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Year : 2021  |  Volume : 10  |  Issue : 2  |  Page : 820-825

Capacity building of primary care physician working at remote Uttarakhand, India: An integrated tertiary care approach during COVID 19 pandemic

1 Associate Professor, Community and Family Medicine, Rishikesh, Uttarakhand, India
2 MPH, School of Public Health, Rishikesh, Uttarakhand, India
3 Department of Internal Medicine, All India Institute of Medical Sciences, Rishikesh, Uttarakhand, India
4 Assistant Professor, Department of History, Kumaun University, Nainital, Uttarakhand, India

Correspondence Address:
Dr. Ravi Kant
Department of Internal Medicine, All India Institute of Medical Sciences, Rishikesh, Uttarakhand
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Source of Support: None, Conflict of Interest: None

DOI: 10.4103/jfmpc.jfmpc_1437_20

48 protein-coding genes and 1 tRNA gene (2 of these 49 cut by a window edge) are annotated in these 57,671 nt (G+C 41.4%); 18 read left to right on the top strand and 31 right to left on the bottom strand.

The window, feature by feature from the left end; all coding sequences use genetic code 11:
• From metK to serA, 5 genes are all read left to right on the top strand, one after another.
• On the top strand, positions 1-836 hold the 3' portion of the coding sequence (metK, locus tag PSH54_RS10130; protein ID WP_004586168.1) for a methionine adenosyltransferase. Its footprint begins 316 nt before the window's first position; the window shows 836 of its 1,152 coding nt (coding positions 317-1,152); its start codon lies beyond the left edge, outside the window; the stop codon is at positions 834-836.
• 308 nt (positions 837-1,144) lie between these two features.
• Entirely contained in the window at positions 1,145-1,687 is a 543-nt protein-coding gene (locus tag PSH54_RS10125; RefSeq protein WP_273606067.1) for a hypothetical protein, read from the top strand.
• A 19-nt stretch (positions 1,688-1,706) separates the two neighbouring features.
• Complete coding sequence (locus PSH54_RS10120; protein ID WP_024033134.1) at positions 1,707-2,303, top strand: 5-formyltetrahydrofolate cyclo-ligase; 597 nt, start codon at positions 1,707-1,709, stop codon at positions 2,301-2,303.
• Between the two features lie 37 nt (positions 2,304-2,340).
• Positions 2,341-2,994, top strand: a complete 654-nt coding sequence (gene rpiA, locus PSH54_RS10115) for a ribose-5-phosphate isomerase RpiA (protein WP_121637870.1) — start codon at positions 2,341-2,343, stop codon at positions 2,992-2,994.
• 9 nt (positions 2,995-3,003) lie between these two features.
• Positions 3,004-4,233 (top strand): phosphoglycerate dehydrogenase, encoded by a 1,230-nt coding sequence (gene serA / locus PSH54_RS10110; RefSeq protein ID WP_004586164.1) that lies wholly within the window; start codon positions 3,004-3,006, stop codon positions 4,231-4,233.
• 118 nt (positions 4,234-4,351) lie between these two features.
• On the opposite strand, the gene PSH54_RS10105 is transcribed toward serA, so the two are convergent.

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Strengthening primary care during this unprecedented pandemic of COVID-19 is an urgent demand for public health. It needs to relook into the healthcare machinery and reenergize the much overlooked primary and secondary tier in healthcare delivery to effectively combat COVID-19 and other similar epidemics. Objectives: Strengthening of primary care and enhance the skills and knowledge of primary care physician working at Community Health Center/Primary Health Center (CHC/PHC) in context of Family medicine and updating them in recent advancements in primary care management and COVID 19 guidelines for efficient delivery of primary care services. Methodology: Director general health services of Uttarakhand was intimated with the aim and objectives of this one-day hands-on workshop going to be conducted at All India institute of medical sciences. All Chief Medical Officers of the various districts had been communicated and sensitized for this noble cause. Total 30 primary care physicians attended the certificate program. This session commenced with a pre-test followed by the lectures, discussions and hands-on skills and ended with a post-test. Results: Majority (60%) of the participants were male and 40% were female. A total of 30% had never attended any similar workshop in the past. 45% of them were never exposed to any hands-on training before. Only 10% of them were Postgraduates and the rest were only MBBS (undergraduate). As the scores were not normally distributed, Wilcoxon Signed-Ranks Test was applied for the dependent variable. There was a significant difference (p < 0.05) found between pre and post-test results. Conclusion: Imparting continuing medical knowledge to the physicians has proved to be an effective tool in good clinical practice. The success of this intervention can be used to further develop and implement workshops and other training sessions to enhance the skills and knowledge of Primary Care Physicians in similar settings that face a shortage of well-equipped physicians.

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